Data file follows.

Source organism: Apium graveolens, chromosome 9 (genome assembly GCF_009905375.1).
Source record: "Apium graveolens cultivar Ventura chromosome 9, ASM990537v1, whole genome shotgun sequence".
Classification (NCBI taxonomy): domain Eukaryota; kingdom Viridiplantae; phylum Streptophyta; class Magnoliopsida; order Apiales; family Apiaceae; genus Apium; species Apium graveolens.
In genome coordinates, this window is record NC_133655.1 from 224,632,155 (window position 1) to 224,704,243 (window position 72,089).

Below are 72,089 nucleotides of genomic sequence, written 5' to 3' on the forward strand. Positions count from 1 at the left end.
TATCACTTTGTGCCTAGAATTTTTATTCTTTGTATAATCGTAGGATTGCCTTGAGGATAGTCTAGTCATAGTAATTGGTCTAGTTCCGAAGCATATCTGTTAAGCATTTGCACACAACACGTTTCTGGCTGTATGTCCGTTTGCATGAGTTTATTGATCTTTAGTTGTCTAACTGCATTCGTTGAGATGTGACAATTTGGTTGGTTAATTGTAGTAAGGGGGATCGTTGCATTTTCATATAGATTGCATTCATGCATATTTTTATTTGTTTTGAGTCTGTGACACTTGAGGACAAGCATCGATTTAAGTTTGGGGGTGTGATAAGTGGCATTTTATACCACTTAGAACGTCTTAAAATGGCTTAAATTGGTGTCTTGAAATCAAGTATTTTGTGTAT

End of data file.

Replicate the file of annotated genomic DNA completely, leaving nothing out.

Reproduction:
Source organism: Apium graveolens, chromosome 9 (genome assembly GCF_009905375.1).
Source record: "Apium graveolens cultivar Ventura chromosome 9, ASM990537v1, whole genome shotgun sequence".
Classification (NCBI taxonomy): domain Eukaryota; kingdom Viridiplantae; phylum Streptophyta; class Magnoliopsida; order Apiales; family Apiaceae; genus Apium; species Apium graveolens.
In genome coordinates, this window is record NC_133655.1 from 224,632,155 (window position 1) to 224,704,243 (window position 72,089).

Below are 72,089 nucleotides of genomic sequence, written 5' to 3' on the forward strand. Positions count from 1 at the left end.
TATCACTTTGTGCCTAGAATTTTTATTCTTTGTATAATCGTAGGATTGCCTTGAGGATAGTCTAGTCATAGTAATTGGTCTAGTTCCGAAGCATATCTGTTAAGCATTTGCACACAACACGTTTCTGGCTGTATGTCCGTTTGCATGAGTTTATTGATCTTTAGTTGTCTAACTGCATTCGTTGAGATGTGACAATTTGGTTGGTTAATTGTAGTAAGGGGGATCGTTGCATTTTCATATAGATTGCATTCATGCATATTTTTATTTGTTTTGAGTCTGTGACACTTGAGGACAAGCATCGATTTAAGTTTGGGGGTGTGATAAGTGGCATTTTATACCACTTAGAACGTCTTAAAATGGCTTAAATTGGTGTCTTGAAATCAAGTATTTTGTGTAT